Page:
The Cease and Desist Order lists the following things that the pulp mill cannot comply with 1} limitations for 5 day biochemical oxygen demand during production of bleached pulp 2)limitations for BODs and total suspended solids during production of unbleached pulp, 3) limitations of settleable solids and turbidity for the discharge of solids removed from the water treatment plant

Reading over the Cease and Desist Order that will go with the Water Permit if it is issued on July 15, 2010, we have many concerns.  There are numerous exemptions to environmental standards such as for mandatory minimum penalties for violations of effluent limitations for biological oxygen demand and total suspended solids during the production of unbleached pulp and settleable solids and turbidity.  The list of exemptions is long.

Violations of standards for dangerous chemicals are not spelled out in this order.  While they are required to test for some chemicals, this order does not spell out consequences for violations. Chemicals known to be in the wastewater permit are include DDT and Aldrin both of which are listed by the state of California as causing cancer.

They have a schedule which they have to meet.  The first date on the schedule is November 19, 2010.  The water plant doesn't have to be in full operation until Sept. 17, 2013 and doesn't have to do performance tests until November 29, 2013 over 2 months longer than  the original Cease and Desist Order. That means that they will not have to meet environmental standards until that dat.This schedule is going to cost the Water Board and the State of California a lot of money to administer and will have the same result more pollution in the Pacific Ocean.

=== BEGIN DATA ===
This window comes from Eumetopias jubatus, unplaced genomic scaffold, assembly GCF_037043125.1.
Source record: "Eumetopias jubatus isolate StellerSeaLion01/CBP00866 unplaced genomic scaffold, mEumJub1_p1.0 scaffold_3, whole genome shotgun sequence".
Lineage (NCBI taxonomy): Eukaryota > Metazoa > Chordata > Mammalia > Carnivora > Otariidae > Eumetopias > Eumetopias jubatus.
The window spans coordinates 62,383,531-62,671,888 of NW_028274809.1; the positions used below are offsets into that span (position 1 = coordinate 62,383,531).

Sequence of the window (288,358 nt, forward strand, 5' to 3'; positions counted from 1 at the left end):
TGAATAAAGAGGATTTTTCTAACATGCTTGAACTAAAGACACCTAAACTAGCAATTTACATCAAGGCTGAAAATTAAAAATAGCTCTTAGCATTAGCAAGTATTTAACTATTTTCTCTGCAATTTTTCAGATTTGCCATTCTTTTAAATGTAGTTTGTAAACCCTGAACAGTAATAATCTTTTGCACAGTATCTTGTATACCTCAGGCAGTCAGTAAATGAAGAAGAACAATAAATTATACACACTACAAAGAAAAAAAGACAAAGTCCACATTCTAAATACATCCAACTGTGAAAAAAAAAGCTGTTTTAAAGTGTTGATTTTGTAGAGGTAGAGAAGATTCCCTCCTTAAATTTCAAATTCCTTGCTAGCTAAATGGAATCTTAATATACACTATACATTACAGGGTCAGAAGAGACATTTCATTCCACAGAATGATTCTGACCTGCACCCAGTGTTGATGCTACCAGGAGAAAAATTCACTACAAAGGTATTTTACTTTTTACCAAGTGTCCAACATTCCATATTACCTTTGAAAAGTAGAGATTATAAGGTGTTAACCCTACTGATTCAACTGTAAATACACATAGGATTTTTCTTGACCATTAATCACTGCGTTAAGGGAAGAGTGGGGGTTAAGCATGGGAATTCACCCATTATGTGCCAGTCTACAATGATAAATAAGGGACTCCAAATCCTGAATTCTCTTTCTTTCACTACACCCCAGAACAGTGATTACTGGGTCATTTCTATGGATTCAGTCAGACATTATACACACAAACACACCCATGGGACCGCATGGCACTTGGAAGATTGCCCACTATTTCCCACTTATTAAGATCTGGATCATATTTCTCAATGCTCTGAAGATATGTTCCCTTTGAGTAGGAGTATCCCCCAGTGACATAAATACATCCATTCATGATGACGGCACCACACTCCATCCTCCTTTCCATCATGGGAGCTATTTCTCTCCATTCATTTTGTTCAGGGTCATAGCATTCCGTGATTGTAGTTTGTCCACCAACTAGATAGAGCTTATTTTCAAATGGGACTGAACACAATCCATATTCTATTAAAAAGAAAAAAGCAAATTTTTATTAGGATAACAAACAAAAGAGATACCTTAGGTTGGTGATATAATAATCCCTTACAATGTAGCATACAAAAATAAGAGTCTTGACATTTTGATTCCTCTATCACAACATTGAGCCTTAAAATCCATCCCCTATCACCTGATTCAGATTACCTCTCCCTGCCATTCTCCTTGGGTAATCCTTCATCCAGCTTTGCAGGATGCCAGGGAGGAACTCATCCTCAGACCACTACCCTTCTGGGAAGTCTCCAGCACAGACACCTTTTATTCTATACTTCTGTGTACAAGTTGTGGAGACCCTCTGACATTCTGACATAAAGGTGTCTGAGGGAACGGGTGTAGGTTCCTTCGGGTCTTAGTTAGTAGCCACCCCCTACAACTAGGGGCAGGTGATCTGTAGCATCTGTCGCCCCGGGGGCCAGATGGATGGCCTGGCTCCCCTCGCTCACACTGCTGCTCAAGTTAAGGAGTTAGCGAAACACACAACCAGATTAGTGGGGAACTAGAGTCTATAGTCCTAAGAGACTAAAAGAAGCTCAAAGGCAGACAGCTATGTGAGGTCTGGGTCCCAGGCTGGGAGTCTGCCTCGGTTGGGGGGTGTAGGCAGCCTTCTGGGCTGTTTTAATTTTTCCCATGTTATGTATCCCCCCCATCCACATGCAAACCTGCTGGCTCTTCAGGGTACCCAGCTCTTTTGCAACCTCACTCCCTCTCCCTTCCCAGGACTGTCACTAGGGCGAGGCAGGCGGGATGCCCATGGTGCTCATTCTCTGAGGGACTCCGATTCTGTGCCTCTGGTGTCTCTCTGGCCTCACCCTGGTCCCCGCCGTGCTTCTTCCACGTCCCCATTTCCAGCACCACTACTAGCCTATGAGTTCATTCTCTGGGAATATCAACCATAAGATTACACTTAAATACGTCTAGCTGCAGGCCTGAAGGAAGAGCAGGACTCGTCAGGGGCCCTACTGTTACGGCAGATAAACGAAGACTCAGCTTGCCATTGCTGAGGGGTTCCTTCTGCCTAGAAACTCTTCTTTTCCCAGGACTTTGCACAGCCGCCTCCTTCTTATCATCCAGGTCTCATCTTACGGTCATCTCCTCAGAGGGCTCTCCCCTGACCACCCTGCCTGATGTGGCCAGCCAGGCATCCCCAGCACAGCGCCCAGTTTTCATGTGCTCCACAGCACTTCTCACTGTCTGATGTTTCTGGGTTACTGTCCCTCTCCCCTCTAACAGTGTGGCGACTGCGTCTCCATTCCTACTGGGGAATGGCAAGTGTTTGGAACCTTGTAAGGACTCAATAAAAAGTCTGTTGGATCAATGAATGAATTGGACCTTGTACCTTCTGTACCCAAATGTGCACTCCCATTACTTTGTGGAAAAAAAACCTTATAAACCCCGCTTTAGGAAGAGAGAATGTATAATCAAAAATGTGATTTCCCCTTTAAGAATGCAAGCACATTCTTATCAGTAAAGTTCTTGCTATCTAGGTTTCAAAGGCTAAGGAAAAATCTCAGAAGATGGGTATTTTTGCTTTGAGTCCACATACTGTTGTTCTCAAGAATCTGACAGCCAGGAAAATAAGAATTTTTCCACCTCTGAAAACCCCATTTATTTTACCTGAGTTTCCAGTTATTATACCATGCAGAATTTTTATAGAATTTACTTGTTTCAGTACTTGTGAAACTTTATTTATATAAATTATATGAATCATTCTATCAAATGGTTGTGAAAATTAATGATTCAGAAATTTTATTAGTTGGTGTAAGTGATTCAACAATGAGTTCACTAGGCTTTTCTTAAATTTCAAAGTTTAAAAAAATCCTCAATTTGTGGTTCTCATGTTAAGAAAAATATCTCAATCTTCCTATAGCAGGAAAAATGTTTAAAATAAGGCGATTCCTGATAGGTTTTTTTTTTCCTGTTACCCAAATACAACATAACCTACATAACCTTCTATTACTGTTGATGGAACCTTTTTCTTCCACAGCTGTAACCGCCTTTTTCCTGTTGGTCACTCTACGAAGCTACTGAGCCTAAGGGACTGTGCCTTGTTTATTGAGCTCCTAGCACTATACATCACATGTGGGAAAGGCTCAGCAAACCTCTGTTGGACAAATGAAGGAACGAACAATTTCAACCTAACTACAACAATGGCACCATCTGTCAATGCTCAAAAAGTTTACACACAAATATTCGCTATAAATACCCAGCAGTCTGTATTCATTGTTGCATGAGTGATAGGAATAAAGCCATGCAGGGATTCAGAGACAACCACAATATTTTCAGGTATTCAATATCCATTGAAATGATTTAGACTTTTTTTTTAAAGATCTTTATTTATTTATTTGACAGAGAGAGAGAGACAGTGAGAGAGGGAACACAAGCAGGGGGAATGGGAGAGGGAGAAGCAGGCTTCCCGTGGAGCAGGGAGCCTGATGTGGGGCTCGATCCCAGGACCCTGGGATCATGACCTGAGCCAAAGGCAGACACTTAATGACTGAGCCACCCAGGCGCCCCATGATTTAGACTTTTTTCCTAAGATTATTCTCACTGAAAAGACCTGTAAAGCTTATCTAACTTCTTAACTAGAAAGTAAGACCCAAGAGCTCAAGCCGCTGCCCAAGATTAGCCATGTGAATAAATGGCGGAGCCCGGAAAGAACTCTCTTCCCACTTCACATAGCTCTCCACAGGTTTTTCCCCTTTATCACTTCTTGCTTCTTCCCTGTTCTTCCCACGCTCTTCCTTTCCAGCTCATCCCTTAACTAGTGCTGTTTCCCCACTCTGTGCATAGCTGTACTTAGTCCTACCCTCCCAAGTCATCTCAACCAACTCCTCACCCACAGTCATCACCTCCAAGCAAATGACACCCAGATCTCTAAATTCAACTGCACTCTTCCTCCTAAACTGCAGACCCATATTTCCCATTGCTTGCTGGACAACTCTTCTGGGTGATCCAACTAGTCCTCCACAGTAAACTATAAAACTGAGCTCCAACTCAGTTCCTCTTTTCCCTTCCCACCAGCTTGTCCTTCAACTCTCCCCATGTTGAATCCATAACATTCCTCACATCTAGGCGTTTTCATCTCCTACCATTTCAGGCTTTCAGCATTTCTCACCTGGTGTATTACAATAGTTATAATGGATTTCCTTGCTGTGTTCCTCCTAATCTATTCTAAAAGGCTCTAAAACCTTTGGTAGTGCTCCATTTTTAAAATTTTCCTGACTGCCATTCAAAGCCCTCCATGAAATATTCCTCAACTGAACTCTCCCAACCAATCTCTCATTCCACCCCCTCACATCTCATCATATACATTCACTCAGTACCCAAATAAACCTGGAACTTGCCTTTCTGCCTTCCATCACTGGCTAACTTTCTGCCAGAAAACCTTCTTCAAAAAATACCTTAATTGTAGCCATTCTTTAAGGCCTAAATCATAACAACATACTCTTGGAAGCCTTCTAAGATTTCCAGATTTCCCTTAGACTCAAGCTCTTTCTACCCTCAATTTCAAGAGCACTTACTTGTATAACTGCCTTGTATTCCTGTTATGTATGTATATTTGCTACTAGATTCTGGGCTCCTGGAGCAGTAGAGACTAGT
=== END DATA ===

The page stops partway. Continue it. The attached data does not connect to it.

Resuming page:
In the event that they don't comply with the Cease and Desist Order,  the Executive Officer may apply to the Attorney General for judicial enforcement and the Water Permit may be brought back before the Water Board to revoke their Water Permit.  Thie key word here is "may" which leaves open the possibility of "may not".

The result of this Cease and Desist Order and the Water Permit that comes before the Water Board on July 15 is more pollution and endless exceptions for the law for a facility that has been a repeated violator of the law.  Freshwater Tissue Co. is given every break while the people who live near the mill and the environment are considered to be collateral damage.

7/7/2010 04:33:58 am

The Responsible Solution
The impacts of pollution have never been more apparent and sickening, than the images televised from Beijing, China during the 2008 Summer Olympic Games. At present, China is willing to overlook pollution to expand its economy. The cost of their decision is unclear.

China is not the only developing country experiencing horrific pollution problems. Virtually every developing country selling products to the United States and other industrialized nations is suffering from environmental devastation. This includes Brazil, Chile, Indonesia, Mexico, Peru, Russia, and Vietnam. The common thread between these countries is cheap labor, unconstrained pollution, and U.S. consumer demand.

For the past three decades, the U.S. pulp and paper industry has struggled financially to comply with forestry regulations, conform to clean air and water quality standards, and absorb rising labor and health care costs. Because pulp and paper products are produced and traded globally, these costs cannot be passed through to the American consumer. In response, U.S. companies are closing operations, and relying on pulp producers in developing countries where inexpensive plantation timber is abundant, cheap labor is readily available, and pollution goes unchecked.